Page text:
Joan Miro Biography

Joan Miro




Joan Miro, painter, muralist, printmaker, sculptor and ceramicist, was born in the Spanish port city of Barcelona on April 20, 1893. Coming from a family of goldsmiths and watchmakers, he was given drawing lessons from a very early age with the the hopes that he would follow in his familial footsteps. However, when he was of age, he asked instead to enroll in the art academy La Llotja de la Seda to pursue painting - allowed by his father only if he was to take business classes as well. Miro agreed. After graduation in 1910 he enrolled at the Cercle Artistic de Sant Lluc (Barcelona), and the studio of Francese D'A. Gali Fabra. He found great inspiration in the work of Vincent Van Gough, Paul Cezanne, and leading modernist art movements such as Cubism, Fauvism, and Surrealism, styles that were still controversial at the time in many cities. Along with several peers he founded the Agrupacio Courbet, an artist's collective championing newer, edgier art movements and rejecting classicism.

His first exhibition participation came in 1918 at the Galeries Dalmau, Barcelona. His works, now referred to as dreamscapes and poetic realism, pulled from the rural landscapes and interiors of his childhood, seen through the fractal lens of Cubism but retaining the saturated colors of his Fauvist heroes. The work received outright ridicule due to its non-traditional style, and some were defaced. Undeterred, he traveled to what was then considered the center of the art world, hoping to meet the artists, writers, and intellectuals of the avant-garde who were interested in a new way of thinking. He arrived in Paris in 1919.

Miro officially became a Parisian resident in 1921, the same year he mounted his first solo exhibition at the Galerie La Licorne. This show was met with critical acclaim, praising what would later be called his "Catalan Fauvism" period, and he began to establish his reputation among the ranks of leading modernists such as Pablo Picasso and Max Ernst. In 1924 Miro joined the circle of the Surrealists in 1924 but, uncomfortable with confining his style to any one label, he never fully committed himself to the movement and was eventually excommunicated. He would remain friends with Andre Breton, who would later promote Miro's work.

He expanded his technique to include collage and printmaking, and frequently traveled, including to Holland and summering in Spain. In the early 1930s, Pierre Matisse opened the influential Pierre Matisse Art Gallery in New York City and chose to represent Miro there, introducing his work to the U.S. for the first time.

It was between the onset of the Spanish Civil War and the Second World War that his work began to take on a more political bent, and in 1937 he was commissioned by the Spanish Republic to create a work for the Spanish Republican Pavilion at the 1937 Paris Exhibition. With the invasion of France by Germany nearing, Miro moved from Paris to Normandy with his wife, Pilar, and their daughter, and within one year had to move again, this time returning to Spain in the midst of the war. During this time of upheaval he created a series of twenty-three gouaches, titled Constellations, which would become among the most noted works of his career, displaying a sense of hope and joy in an otherwise dark time.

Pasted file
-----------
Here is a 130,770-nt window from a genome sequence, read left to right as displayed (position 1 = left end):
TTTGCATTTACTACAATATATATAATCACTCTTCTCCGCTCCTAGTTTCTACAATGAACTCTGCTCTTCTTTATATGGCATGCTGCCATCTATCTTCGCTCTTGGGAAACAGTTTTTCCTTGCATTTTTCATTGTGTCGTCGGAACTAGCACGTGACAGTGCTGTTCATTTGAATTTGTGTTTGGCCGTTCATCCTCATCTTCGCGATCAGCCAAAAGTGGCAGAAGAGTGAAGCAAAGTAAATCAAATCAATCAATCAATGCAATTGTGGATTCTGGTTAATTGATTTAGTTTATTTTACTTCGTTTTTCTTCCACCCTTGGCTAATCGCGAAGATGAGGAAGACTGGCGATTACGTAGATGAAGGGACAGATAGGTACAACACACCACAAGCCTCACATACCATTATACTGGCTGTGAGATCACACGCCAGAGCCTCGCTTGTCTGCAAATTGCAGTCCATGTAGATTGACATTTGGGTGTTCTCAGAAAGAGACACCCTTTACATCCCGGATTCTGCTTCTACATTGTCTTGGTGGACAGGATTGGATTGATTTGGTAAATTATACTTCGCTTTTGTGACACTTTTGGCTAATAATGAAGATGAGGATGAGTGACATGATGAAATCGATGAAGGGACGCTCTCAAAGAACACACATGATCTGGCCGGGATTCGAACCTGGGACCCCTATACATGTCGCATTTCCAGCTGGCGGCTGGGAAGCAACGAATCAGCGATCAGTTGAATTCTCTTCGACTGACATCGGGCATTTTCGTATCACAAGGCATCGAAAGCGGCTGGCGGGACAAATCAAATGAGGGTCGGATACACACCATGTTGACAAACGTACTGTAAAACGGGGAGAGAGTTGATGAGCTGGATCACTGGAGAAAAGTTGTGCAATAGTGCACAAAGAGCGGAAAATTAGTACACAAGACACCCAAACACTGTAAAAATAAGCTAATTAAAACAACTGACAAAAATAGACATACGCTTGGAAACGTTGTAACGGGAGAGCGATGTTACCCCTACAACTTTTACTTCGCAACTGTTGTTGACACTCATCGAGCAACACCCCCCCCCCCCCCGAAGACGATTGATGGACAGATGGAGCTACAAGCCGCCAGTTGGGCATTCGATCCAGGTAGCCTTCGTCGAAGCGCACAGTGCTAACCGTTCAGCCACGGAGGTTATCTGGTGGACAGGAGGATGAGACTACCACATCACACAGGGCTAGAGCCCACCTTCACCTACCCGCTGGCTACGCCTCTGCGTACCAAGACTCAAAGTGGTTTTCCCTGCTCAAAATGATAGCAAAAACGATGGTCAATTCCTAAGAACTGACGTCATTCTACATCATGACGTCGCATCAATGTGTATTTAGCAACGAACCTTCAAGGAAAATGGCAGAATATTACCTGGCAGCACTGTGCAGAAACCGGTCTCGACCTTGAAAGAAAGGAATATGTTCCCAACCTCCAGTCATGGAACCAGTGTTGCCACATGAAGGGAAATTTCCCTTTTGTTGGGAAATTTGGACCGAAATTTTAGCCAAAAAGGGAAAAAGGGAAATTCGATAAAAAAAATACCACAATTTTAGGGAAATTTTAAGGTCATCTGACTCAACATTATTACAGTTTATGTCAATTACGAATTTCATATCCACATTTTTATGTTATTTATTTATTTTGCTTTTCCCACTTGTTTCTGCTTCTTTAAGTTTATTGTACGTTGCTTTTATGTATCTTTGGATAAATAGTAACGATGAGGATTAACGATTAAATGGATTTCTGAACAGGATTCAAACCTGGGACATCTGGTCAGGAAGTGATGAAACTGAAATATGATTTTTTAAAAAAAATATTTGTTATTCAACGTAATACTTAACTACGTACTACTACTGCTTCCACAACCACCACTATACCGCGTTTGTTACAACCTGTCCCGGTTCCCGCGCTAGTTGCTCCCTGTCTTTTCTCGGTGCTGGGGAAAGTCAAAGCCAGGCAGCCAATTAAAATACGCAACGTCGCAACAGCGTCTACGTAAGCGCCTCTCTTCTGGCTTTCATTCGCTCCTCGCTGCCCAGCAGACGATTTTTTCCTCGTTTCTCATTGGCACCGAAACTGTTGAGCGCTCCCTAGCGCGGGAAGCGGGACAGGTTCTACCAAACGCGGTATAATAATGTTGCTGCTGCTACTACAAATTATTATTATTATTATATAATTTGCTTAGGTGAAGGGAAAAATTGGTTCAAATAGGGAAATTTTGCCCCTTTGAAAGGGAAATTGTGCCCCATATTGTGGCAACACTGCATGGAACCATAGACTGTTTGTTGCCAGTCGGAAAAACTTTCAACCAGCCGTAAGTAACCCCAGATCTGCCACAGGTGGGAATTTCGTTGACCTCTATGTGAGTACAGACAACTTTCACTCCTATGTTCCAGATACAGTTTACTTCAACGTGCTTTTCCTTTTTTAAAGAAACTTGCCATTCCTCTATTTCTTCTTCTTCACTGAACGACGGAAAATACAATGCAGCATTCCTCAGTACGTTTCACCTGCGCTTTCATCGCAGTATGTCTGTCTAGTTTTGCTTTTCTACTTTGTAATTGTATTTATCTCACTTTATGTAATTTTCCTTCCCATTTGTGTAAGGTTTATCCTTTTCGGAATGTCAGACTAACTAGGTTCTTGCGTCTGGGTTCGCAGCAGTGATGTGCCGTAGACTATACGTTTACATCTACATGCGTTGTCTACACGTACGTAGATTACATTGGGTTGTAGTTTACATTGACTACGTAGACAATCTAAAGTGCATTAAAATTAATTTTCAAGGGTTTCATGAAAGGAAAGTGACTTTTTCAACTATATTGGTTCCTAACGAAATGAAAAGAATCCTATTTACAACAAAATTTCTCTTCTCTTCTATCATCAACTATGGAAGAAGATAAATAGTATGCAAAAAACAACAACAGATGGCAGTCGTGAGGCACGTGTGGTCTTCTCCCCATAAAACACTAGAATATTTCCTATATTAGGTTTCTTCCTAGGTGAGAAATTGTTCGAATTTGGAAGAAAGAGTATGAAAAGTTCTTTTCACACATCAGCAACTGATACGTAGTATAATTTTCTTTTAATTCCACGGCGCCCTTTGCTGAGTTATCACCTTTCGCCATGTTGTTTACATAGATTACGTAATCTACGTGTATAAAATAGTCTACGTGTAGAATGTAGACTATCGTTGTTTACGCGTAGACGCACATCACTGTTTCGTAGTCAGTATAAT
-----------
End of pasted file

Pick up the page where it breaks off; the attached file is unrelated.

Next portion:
In 1940 the first monograph of his work was published by Japanese art critic and artist Shuzo Takiguchi, and the following year the Museum of Modern Art in New York mounted a retrospective of his work. In 1947, Miro visited New York and worked at Atelier 17 with Stanley William Hayter, who had moved his famous experimental printmaking workshop from Paris to the U.S. during the war. It was at this time that Miro honed his intaglio printmaking skills and in 1954 he was awarded the International Grand Prize for engraving at the Venice Biennial in 1954. He would go one to illustrate around 250 livres d'artiste using lithography and intaglio. Miro moved into his villa at Palma de Majorca in 1956 and continued to work and exhibit. In 1958 he was given the Guggenheim International Award.

Miro's reputation by now had international reach, and he was commissioned to create works for various institutions around the world. Among these were a series of sculptures for the Maeght Foundation in Saint-Paul-de-Vance, France (1964); the World Trade Center Tapestry, New york, NY (1974); mixed-media sculpture Miro's Chicago (The Sun, the Moon, and One Star), Chicago, IL, among many others. Changes and developments in the political climate of Spain allowed for the first full exhibition of his work in 1978 at the Museo Nacional Centro de Arte Reine Sofia. In 1981 Palma City Council in Majorca established the Pilar and Joan Miro Foundation of Mallorca.

Joan Miro died on December 25, 1982, in Palma de Majorca, Spain and his villa was transformed into the Miro Museum in 1992.

Partially sourced from the Olga's Gallery website.